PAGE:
OSHA Law & Regulations

Author: Yana A. St. Clair, Esq.

OSHA Law & Regulations

In the U.S., the Occupational Safety and Health Administration (OSHA), which zealously upholds that it is key to prepare for potential workplace emergencies, designs and enforces standards to ensure a safe work environment.
According to the OSH Act of 1970 (OSH Act), employers can be held accountable if they do not provide a safe and healthful workplace to their employees. To achieve its mission "to reduce on the job injuries, illnesses and deaths," OSHA is setting and enforcing standards in various areas of the work environment. To help duly enforce its regulations, the administration is providing training, outreach, education and assistance.

The covered employers must comply with all applicable OSHA standards, and with the General Duty Clause of the OSH Act. The latter requires employers to keep their workplace free of serious recognized hazards.
Aside from the specifically tailored standards OSHA has two general industry standards addressing workplace emergencies:

  • 29 CFR 1910, Subpart E – (Exit Routes, Emergency Action Plans, and Fire Prevention Plans)
  • 29 CFR 1910, Subpart L – (Fire Protection)

Subpart E depicts, explains and outlines the regulatory requirements for exit routes.
It also clarifies what an acceptable Emergency Action Plan and Fire Prevention Plan must encompass.

Subpart L contains the requirements for various extinguishing systems, details on fire detection, and other related issues.

It is important that these standards be strictly followed, as noncompliance can lead to costly and sometimes deadly consequences. According to OSHA, workplace fires and explosions kill hundreds and injure thousands of workers every year. In 1995, more than 75,000 workplace fires cost businesses in excess of $2.3 billion. (OSHA, We Can Help, 2008)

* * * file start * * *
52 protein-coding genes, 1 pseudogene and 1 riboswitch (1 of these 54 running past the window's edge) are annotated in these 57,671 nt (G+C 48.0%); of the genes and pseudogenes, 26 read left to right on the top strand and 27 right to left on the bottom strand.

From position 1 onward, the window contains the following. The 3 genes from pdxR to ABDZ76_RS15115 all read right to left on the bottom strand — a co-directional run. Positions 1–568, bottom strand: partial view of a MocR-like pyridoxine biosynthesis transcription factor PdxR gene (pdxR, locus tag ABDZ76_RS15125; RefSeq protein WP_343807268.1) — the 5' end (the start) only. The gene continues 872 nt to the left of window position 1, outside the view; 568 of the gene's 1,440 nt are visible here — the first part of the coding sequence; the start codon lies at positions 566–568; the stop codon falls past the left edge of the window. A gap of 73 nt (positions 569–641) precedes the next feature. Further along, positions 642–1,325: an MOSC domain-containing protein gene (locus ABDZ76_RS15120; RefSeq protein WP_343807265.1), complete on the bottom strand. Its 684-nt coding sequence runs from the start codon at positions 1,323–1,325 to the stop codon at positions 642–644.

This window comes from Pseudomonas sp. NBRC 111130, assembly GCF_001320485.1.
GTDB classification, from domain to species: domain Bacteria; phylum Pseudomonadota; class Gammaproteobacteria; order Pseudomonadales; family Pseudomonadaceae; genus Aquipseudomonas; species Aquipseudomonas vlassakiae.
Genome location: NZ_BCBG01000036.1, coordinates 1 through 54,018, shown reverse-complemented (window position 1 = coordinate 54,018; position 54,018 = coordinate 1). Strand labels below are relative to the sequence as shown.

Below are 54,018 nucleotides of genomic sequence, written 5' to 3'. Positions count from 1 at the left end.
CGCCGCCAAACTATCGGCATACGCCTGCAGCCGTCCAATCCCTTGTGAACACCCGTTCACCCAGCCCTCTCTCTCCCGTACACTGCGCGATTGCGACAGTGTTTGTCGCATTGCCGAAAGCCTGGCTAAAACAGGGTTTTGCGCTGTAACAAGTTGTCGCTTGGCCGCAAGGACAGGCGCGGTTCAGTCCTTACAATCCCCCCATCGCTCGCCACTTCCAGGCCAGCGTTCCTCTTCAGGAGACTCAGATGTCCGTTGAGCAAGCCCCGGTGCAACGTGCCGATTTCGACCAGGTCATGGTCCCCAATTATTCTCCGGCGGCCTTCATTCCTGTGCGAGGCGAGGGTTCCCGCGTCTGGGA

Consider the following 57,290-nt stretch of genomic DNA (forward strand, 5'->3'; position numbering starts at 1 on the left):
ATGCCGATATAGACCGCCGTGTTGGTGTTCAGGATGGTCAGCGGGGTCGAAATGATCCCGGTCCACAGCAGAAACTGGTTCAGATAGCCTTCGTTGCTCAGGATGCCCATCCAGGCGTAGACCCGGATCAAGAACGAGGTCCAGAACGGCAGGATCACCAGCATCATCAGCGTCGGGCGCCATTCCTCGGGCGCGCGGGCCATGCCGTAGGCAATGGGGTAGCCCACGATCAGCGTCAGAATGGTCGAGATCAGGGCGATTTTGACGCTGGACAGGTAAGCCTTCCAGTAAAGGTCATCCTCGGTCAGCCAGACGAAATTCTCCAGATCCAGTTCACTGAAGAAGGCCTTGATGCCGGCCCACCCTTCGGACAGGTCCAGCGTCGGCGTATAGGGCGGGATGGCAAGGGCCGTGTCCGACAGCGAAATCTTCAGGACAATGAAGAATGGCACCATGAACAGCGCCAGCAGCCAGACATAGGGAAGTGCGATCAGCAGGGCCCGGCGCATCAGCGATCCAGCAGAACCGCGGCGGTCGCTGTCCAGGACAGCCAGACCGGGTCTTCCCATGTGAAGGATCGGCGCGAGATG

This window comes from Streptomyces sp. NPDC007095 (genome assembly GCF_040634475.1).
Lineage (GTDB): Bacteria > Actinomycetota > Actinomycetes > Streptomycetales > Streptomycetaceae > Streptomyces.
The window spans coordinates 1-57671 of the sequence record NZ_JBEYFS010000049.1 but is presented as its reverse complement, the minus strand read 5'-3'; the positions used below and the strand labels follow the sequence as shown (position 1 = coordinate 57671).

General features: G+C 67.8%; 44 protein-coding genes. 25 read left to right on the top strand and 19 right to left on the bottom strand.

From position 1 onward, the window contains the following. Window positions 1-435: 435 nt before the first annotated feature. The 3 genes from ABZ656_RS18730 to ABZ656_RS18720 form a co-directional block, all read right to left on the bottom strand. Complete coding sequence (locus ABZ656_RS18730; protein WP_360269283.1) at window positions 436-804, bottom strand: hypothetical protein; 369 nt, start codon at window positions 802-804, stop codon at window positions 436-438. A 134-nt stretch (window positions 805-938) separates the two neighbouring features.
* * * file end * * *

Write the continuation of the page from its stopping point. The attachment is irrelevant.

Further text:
OSHA recognizes that the nature of an emergency can be multifaceted, and in 2001 came up with a revised document OSHA 3088 - How to Plan for Workplace Emergencies and Evacuations. According to the above referenced document, emergencies can be natural or manmade and include events ranging from floods, fires and chemical spills, to civil disturbances and workplace violence that can result in traumas, sufferings and even death.

In addition to the numerous handy materials that help employers/employees stay informed, OSHA provides various types of trainings. There are well structured on-line courses, which is quite a convenient way to address these issues in our electronically savvy work environment. They provide comprehensive information and numerous practice opportunities to employees as well.

OSHA’s creed addressing workplace emergencies is: "being prepared for the worst is the best way to avoid the cost.” (OSHA, We Can Help, 2008) This ranges from monetary fines, to potential wrongful death compensation.
To ensure that the regulations are regularly updated and strictly followed, OSHA has in place a checkup system to hold employers accountable. The fines for not complying can be gigantic, and it is safer and less costly to simply follow the rules. Not to mention the fact that the costs resulting from potential lawsuits, were injuries to occur due to lack of OSHA regulation enforcement, can be rather substantial.

By keeping up with the different standards’ requirements, the workplace is becoming safer for employees and less stressful and costly for employers.

The employees however should be active participants - contributing to the effort of keeping the work environment a safer and a healthful place.

Relion advanced protection & control.
BeijingSifang June 2016